A new curriculum for English language learners in South Africa? Possibilities for academic language development at school level
Thesis (MEd)--Stellenbosch University, 2019.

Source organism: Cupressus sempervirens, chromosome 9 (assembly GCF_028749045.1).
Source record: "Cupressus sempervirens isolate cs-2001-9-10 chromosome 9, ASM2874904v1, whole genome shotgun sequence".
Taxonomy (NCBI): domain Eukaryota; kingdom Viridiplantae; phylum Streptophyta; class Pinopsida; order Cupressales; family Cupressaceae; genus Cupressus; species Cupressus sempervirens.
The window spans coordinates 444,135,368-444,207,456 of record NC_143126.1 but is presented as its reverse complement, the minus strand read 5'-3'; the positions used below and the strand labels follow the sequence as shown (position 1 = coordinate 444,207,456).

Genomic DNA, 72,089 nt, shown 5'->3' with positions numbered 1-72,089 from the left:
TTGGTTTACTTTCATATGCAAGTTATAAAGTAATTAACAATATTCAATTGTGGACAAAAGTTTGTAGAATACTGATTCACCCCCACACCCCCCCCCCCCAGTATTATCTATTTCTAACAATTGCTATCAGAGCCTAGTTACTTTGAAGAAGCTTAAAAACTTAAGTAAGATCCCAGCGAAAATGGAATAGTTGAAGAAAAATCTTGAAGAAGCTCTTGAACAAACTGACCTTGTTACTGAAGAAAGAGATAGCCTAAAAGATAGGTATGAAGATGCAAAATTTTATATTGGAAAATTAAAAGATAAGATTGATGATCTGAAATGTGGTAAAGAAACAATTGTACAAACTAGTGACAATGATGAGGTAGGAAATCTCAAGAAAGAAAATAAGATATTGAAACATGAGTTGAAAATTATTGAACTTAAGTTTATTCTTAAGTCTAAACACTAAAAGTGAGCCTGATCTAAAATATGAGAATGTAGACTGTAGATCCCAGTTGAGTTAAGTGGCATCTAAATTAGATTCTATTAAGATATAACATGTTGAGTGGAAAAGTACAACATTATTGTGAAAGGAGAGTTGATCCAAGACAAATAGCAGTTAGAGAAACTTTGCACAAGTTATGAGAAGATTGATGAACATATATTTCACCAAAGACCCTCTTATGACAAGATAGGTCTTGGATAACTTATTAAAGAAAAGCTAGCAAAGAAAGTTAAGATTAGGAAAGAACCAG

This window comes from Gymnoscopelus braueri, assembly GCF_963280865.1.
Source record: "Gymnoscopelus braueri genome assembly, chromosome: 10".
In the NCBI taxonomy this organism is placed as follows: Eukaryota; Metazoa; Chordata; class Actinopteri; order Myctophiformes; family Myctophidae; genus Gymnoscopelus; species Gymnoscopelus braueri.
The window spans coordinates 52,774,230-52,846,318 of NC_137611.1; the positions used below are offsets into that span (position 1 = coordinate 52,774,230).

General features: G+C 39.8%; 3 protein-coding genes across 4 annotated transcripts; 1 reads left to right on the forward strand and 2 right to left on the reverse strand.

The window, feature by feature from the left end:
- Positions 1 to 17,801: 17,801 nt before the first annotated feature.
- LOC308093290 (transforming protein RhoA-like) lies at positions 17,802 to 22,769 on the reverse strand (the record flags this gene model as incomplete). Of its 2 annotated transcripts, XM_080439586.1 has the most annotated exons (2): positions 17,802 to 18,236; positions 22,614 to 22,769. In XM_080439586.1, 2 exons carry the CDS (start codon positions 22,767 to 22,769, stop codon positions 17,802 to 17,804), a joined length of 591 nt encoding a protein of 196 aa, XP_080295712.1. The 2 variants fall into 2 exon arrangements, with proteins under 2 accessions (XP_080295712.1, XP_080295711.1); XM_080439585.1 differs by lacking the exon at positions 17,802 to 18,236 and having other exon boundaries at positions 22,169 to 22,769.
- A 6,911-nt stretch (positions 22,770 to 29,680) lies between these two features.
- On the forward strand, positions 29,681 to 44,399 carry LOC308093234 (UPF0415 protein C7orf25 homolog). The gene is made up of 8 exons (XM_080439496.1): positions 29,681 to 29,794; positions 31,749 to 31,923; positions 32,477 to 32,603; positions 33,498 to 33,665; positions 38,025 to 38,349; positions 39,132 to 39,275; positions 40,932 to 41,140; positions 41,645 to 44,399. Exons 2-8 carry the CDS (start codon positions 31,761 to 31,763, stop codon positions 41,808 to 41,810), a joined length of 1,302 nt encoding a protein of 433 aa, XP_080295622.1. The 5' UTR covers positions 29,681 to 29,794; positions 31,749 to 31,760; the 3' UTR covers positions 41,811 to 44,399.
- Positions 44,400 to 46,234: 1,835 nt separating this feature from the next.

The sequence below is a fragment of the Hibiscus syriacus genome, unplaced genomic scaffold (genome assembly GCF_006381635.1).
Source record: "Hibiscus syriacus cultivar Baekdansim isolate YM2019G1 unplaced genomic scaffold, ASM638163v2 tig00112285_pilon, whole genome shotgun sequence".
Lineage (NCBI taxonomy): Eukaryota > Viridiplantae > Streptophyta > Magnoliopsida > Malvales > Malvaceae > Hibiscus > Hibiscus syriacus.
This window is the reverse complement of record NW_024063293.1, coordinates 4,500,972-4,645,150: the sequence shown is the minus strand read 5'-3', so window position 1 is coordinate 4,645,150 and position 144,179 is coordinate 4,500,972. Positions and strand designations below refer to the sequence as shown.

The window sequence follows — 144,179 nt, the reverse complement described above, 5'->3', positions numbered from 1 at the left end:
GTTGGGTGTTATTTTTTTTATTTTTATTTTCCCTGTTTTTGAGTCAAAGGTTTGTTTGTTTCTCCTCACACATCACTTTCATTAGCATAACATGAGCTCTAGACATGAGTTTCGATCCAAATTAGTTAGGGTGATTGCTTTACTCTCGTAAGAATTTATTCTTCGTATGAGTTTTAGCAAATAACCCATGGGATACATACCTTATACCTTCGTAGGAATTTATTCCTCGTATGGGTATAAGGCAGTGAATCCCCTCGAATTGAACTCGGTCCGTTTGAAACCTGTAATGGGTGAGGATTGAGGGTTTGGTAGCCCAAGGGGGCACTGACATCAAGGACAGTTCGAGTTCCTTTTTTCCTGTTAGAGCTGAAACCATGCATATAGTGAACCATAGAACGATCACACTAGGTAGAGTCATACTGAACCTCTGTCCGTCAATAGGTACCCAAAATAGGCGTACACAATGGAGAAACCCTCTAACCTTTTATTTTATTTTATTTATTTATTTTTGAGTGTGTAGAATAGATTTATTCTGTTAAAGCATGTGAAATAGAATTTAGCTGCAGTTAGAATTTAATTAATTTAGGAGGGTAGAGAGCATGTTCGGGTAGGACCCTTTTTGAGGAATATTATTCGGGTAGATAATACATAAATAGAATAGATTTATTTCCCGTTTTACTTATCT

ENGLISH SUMMARY : South Africa is a diverse country in which multilingualism and bilingualism are normal occurrences. The importance of English is evident in its economic and political power, its representation of social cohesion and the global advantages it holds. Furthermore, it is seen as language of liberation. Currently, English is the preferred language of learning and teaching, attracting the highest number of learners in the National Senior Certificate examination, which means that many South African learners study through their second or even third language. South Africa’s low numeracy and literacy rates, the high dropout rate and learners’ struggle to meet the minimum requirements for university entrance is an indication that the Curriculum and Assessment Policy Statement (CAPS) fails to develop the academic proficiency of many South African learners. This study problematizes the Home Language and First Additional Language distinction, and it explores the possibility of a new curriculum for English Language learners in order to develop academic language at school level. The CAPS documents for English Home Language and English First Additional Language acknowledge that, although learners should be reasonably proficient regarding interpersonal and cognitive academic skills by the time they reach Grade 10, many leaners still cannot communicate well in their First Additional Language at this stage. Fundamentally, the acknowledgement means that CAPS fails to develop the academic proficiency of English learners. Furthermore, teachers are expected to continue teaching a curriculum that is failing the learners. The main historical movements regarding second language teaching are discussed to show the incompatibility of bilingual and immersion programmes for today’s South African English First Additional Language class. I discuss the basic interpersonal communication skills and cognitive academic language proficiency distinction to gain insight on learners’ struggle to achieve the English academic language proficiency needed to be successful in academic learning situations. The CAPS documents for English Home Language and English First Additional Language were analysed using directed content analysis to assess whether CAPS prepare learners for further academic study. My research findings indicate that CAPS does not promote academic proficiency and that there is a mismatch between CAPS and learners’ academic development. The two-curriculum scenario, with Home Language and First Additional Language, is found to be problematic because it does not promote academic proficiency. Content and language integrated learning (CLIL) is discussed as an alternative to the two-curriculum scenario in South Africa. CLIL is found to increase learner motivation, promote language proficiency and foster multilingualism, and is beneficial for learning across the curriculum and for the social interaction of learners. Therefore, this study concludes that it is necessary that CAPS be revised and a CLIL-like curriculum be considered as an alternative curriculum to be implemented in South African schools.
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